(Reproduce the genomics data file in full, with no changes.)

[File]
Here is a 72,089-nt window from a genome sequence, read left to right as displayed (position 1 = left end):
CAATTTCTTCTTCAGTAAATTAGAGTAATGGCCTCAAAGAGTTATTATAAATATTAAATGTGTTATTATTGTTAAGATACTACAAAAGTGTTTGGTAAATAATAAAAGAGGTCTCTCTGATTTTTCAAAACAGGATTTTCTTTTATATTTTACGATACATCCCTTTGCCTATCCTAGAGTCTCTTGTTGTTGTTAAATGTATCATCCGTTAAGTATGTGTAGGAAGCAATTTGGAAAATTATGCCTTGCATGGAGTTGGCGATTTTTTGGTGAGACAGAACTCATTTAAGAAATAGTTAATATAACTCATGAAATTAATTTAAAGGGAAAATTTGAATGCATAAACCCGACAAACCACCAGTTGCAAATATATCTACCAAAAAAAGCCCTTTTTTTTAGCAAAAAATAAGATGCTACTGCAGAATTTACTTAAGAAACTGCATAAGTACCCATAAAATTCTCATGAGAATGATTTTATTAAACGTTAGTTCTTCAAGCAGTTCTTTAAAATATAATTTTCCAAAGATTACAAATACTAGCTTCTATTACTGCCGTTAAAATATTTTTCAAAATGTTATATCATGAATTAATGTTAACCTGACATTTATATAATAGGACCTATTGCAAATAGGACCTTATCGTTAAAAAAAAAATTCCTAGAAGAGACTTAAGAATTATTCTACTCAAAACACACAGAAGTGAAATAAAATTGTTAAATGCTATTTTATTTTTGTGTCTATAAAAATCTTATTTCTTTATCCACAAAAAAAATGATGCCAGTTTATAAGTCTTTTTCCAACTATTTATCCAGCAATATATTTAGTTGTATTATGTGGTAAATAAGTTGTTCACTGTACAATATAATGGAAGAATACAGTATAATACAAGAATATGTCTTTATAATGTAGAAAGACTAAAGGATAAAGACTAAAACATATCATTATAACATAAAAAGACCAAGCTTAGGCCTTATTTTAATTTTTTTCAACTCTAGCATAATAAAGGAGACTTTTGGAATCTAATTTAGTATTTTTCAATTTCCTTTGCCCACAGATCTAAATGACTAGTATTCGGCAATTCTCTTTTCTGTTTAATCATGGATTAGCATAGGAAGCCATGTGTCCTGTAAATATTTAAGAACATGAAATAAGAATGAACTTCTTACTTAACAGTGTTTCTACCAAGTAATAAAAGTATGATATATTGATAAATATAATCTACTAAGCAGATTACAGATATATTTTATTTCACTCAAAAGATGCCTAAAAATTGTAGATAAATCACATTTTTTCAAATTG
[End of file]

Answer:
Here is a 72,089-nt window from a genome sequence, read left to right as displayed (position 1 = left end):
CAATTTCTTCTTCAGTAAATTAGAGTAATGGCCTCAAAGAGTTATTATAAATATTAAATGTGTTATTATTGTTAAGATACTACAAAAGTGTTTGGTAAATAATAAAAGAGGTCTCTCTGATTTTTCAAAACAGGATTTTCTTTTATATTTTACGATACATCCCTTTGCCTATCCTAGAGTCTCTTGTTGTTGTTAAATGTATCATCCGTTAAGTATGTGTAGGAAGCAATTTGGAAAATTATGCCTTGCATGGAGTTGGCGATTTTTTGGTGAGACAGAACTCATTTAAGAAATAGTTAATATAACTCATGAAATTAATTTAAAGGGAAAATTTGAATGCATAAACCCGACAAACCACCAGTTGCAAATATATCTACCAAAAAAAGCCCTTTTTTTTAGCAAAAAATAAGATGCTACTGCAGAATTTACTTAAGAAACTGCATAAGTACCCATAAAATTCTCATGAGAATGATTTTATTAAACGTTAGTTCTTCAAGCAGTTCTTTAAAATATAATTTTCCAAAGATTACAAATACTAGCTTCTATTACTGCCGTTAAAATATTTTTCAAAATGTTATATCATGAATTAATGTTAACCTGACATTTATATAATAGGACCTATTGCAAATAGGACCTTATCGTTAAAAAAAAAATTCCTAGAAGAGACTTAAGAATTATTCTACTCAAAACACACAGAAGTGAAATAAAATTGTTAAATGCTATTTTATTTTTGTGTCTATAAAAATCTTATTTCTTTATCCACAAAAAAAATGATGCCAGTTTATAAGTCTTTTTCCAACTATTTATCCAGCAATATATTTAGTTGTATTATGTGGTAAATAAGTTGTTCACTGTACAATATAATGGAAGAATACAGTATAATACAAGAATATGTCTTTATAATGTAGAAAGACTAAAGGATAAAGACTAAAACATATCATTATAACATAAAAAGACCAAGCTTAGGCCTTATTTTAATTTTTTTCAACTCTAGCATAATAAAGGAGACTTTTGGAATCTAATTTAGTATTTTTCAATTTCCTTTGCCCACAGATCTAAATGACTAGTATTCGGCAATTCTCTTTTCTGTTTAATCATGGATTAGCATAGGAAGCCATGTGTCCTGTAAATATTTAAGAACATGAAATAAGAATGAACTTCTTACTTAACAGTGTTTCTACCAAGTAATAAAAGTATGATATATTGATAAATATAATCTACTAAGCAGATTACAGATATATTTTATTTCACTCAAAAGATGCCTAAAAATTGTAGATAAATCACATTTTTTCAAATTG